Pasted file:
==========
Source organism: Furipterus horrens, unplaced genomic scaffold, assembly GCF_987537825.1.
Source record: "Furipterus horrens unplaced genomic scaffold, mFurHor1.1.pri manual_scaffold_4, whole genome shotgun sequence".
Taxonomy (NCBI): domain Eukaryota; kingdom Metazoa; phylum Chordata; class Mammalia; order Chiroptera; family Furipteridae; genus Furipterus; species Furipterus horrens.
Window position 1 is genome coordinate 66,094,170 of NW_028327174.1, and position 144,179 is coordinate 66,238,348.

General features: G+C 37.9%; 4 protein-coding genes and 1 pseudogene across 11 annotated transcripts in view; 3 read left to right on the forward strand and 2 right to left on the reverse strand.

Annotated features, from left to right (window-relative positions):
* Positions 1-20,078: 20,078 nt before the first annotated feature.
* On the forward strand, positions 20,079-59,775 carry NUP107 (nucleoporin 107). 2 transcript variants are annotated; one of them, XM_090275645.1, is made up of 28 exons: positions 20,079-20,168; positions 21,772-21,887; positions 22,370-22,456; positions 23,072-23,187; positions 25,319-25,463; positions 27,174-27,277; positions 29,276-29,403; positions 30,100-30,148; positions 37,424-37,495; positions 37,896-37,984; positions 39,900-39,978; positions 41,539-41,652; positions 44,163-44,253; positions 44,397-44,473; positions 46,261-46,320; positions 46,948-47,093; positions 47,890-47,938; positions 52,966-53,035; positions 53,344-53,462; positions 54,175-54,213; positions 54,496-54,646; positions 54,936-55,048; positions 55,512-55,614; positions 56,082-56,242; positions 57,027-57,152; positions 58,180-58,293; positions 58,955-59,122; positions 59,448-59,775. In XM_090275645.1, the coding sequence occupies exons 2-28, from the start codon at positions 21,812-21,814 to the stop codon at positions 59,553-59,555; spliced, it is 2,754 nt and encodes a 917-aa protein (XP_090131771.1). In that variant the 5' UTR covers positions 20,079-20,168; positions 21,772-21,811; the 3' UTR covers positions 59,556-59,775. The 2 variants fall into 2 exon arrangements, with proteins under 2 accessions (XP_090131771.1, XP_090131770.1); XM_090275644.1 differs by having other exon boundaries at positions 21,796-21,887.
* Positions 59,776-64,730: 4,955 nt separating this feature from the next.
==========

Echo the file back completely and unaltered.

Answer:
Source organism: Furipterus horrens, unplaced genomic scaffold, assembly GCF_987537825.1.
Source record: "Furipterus horrens unplaced genomic scaffold, mFurHor1.1.pri manual_scaffold_4, whole genome shotgun sequence".
Taxonomy (NCBI): domain Eukaryota; kingdom Metazoa; phylum Chordata; class Mammalia; order Chiroptera; family Furipteridae; genus Furipterus; species Furipterus horrens.
Window position 1 is genome coordinate 66,094,170 of NW_028327174.1, and position 144,179 is coordinate 66,238,348.

General features: G+C 37.9%; 4 protein-coding genes and 1 pseudogene across 11 annotated transcripts in view; 3 read left to right on the forward strand and 2 right to left on the reverse strand.

Annotated features, from left to right (window-relative positions):
* Positions 1-20,078: 20,078 nt before the first annotated feature.
* On the forward strand, positions 20,079-59,775 carry NUP107 (nucleoporin 107). 2 transcript variants are annotated; one of them, XM_090275645.1, is made up of 28 exons: positions 20,079-20,168; positions 21,772-21,887; positions 22,370-22,456; positions 23,072-23,187; positions 25,319-25,463; positions 27,174-27,277; positions 29,276-29,403; positions 30,100-30,148; positions 37,424-37,495; positions 37,896-37,984; positions 39,900-39,978; positions 41,539-41,652; positions 44,163-44,253; positions 44,397-44,473; positions 46,261-46,320; positions 46,948-47,093; positions 47,890-47,938; positions 52,966-53,035; positions 53,344-53,462; positions 54,175-54,213; positions 54,496-54,646; positions 54,936-55,048; positions 55,512-55,614; positions 56,082-56,242; positions 57,027-57,152; positions 58,180-58,293; positions 58,955-59,122; positions 59,448-59,775. In XM_090275645.1, the coding sequence occupies exons 2-28, from the start codon at positions 21,812-21,814 to the stop codon at positions 59,553-59,555; spliced, it is 2,754 nt and encodes a 917-aa protein (XP_090131771.1). In that variant the 5' UTR covers positions 20,079-20,168; positions 21,772-21,811; the 3' UTR covers positions 59,556-59,775. The 2 variants fall into 2 exon arrangements, with proteins under 2 accessions (XP_090131771.1, XP_090131770.1); XM_090275644.1 differs by having other exon boundaries at positions 21,796-21,887.
* Positions 59,776-64,730: 4,955 nt separating this feature from the next.